AFTER 18 months of watching their precious and beloved child deteriorating before their eyes, the O’Shea family is finally getting nearer to discovering what their daughter’s serious illness is.
Over a year ago, Pippa O’Shea, a happy, bubbly five-year-old girl from Enniskillen, began to show signs and symptoms of a ‘neurological deficit’, that affected her ability to speak and caused extreme fatigue.
In desperate need of help and support, Pippa’s parents, Julie and Mark, turned to the Royal Victoria Hospital for Sick Children, but shockingly, their child was ‘forgotten about.’
“She had an MRI done in the Royal this time last year, but we are still waiting for somebody to read the results,” explained Julie.
“She was referred to the Neurology Department after that, but when I rang up to ask where Pippa was on the waiting list, we were told that she had been taken off the list.
“We had to go private because she was forgotten about basically. We had no choice.”
Julie and Mark desperately got Pippa referred to the London Children’s hospital, and she was later sent to see a pediatric neurologist at Portland Hospital in London.
Last week, Pippa underwent a wide range of genetic testing to try and discover a diagnosis.
“We are now waiting for them [the genetic testing] to come back so that we have a full picture of what is happening.”
While they wait for a diagnosis, the early signs suggest that Pippa might be suffering from some type of developmental epileptic encephalopathy, which is a severe seizure disorder.
“As far we as we know, there are two types – with one, a recovery is very possible and then there is another progressive type where she will get worse,” said Julie.
“Pippa did have one round of steroids in June and she responded very well to that, so it gives you the hope that she has the type that the doctor thinks she has and that she will recover from it.
“You just have to stay hopeful, don’t you?”
The five-year-old is suffering from severe fatigue and she ‘sleeps for hours.’ This has proved difficult for Pippa’s family to watch and come to terms with.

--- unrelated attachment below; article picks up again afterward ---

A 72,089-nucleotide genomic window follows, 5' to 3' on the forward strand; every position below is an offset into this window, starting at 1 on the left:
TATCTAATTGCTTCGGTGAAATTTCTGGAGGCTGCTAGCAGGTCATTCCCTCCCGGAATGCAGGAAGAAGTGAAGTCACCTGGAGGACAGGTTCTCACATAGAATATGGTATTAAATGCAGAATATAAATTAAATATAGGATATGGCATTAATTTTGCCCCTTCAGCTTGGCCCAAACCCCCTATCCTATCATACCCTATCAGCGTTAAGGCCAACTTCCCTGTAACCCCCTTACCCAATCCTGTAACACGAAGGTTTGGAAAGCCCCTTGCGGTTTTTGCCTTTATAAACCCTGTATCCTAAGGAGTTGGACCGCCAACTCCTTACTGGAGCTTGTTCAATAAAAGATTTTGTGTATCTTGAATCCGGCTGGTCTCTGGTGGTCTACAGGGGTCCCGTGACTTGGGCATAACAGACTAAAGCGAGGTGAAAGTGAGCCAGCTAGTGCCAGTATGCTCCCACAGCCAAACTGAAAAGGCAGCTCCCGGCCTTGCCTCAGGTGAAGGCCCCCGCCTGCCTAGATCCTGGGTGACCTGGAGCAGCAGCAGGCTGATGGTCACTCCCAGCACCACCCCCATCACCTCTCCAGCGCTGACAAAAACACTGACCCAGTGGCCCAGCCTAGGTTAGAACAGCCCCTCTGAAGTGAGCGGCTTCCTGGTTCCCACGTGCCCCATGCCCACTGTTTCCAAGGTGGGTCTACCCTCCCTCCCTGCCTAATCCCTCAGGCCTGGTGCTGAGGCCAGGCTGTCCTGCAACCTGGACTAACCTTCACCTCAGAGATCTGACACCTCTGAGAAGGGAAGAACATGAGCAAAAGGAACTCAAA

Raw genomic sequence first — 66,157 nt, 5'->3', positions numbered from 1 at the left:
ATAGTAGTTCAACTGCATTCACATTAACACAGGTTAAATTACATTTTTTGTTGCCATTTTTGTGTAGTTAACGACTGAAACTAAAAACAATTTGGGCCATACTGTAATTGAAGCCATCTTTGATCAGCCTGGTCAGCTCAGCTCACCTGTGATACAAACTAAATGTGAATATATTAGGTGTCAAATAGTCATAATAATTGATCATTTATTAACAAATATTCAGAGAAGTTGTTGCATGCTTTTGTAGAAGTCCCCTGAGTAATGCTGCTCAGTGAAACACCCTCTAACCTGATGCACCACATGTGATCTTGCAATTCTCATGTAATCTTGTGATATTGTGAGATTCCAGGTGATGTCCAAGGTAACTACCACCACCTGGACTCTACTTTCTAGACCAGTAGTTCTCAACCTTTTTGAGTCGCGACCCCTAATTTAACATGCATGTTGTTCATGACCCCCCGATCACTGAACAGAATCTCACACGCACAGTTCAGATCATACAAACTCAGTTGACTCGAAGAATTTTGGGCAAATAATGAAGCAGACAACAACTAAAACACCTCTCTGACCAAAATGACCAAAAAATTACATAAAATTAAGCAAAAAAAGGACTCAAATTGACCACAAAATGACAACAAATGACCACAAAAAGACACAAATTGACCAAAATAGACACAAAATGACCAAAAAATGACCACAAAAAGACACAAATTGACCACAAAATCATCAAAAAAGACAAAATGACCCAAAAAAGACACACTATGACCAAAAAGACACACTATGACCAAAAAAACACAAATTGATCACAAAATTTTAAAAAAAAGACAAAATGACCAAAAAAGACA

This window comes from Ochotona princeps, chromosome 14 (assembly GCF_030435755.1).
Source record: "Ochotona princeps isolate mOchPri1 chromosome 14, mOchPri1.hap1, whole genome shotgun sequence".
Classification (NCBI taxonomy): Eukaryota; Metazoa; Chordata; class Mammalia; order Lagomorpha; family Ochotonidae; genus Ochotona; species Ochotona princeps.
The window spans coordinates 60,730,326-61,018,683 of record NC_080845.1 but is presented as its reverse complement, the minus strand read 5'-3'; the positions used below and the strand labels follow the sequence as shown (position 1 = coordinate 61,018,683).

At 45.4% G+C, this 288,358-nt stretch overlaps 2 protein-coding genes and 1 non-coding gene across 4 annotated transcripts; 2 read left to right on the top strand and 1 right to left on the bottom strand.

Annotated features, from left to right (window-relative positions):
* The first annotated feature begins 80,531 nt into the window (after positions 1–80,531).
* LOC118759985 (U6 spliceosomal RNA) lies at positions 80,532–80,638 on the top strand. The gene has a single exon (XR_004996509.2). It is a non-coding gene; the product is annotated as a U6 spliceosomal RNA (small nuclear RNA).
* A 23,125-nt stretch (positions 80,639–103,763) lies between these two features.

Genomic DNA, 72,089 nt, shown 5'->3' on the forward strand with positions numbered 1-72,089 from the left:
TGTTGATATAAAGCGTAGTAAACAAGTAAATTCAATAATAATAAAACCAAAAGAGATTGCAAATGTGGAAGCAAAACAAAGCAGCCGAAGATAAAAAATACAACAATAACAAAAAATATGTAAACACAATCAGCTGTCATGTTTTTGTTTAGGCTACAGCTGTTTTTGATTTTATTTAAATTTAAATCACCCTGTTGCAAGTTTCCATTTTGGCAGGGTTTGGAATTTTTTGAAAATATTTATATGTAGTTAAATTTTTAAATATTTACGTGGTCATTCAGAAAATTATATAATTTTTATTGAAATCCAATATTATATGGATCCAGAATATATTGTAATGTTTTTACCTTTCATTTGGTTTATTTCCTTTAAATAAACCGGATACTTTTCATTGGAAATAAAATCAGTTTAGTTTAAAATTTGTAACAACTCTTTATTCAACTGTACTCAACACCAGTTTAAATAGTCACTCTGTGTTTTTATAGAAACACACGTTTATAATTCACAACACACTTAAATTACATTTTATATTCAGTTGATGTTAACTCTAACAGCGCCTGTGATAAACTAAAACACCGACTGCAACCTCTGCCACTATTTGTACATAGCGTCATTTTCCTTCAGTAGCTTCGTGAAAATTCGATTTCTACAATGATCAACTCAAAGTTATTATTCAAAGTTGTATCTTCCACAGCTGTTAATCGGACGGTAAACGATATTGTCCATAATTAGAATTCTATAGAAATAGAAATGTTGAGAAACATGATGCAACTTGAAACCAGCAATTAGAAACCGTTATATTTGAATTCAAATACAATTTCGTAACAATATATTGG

“Pippa’s brain is very active during the night. There is a lot of seizure activity, and even though she sleeps sound, she is tired,” explained Julie.
“It is awful. For a child that was so outgoing and sociable, to see a child that now is so sick.”
Pippa is unable to speak and suffers from a range of other neurological problems. This is very tough for her family, who feel she is already missing out on many things in her young life.
“You are just thinking of what she should be doing and she is missing out on everything, all of that part of her childhood,” said Julie.
“She was a very good wee talker and people who hadn’t seen her in two or three weeks were asking if Pippa was OK. Her speech was just gone.”
Spending so much time in London also has ramifications for Julie and Mark’s other children Ayda, 4, and Gia, seven months.
“The middle one, Ayda, is just after starting nursery and we should be there bringing her every day, not just sometimes,” said Julie. “It is very difficult because you want to be at home with them all of the time too.
“The baby, Gia, is only seven months so it is a lot, trying to juggle it all, and we also have businesses to try and throw into the mix.
“We are very lucky in the sense that we have a great support system. My mum looks after the children when we are away and they are very happy with her. We are very lucky to have her.”
To help with the expense and cost of travel over to London, a GoFundMe page was set up to raise money for the family.
At the time of going to press, a staggering £69,639 has been raised, and Julie said she was overwhelmed with the support that they have received from near and far.
“It is unbelievable,” she said. “The fundraising has just gone through the roof.
Donations to Pippa’s GoFundMe page can be made to: https://www.gofundme.com/f/txgx2-pippas-road-to-recovery.
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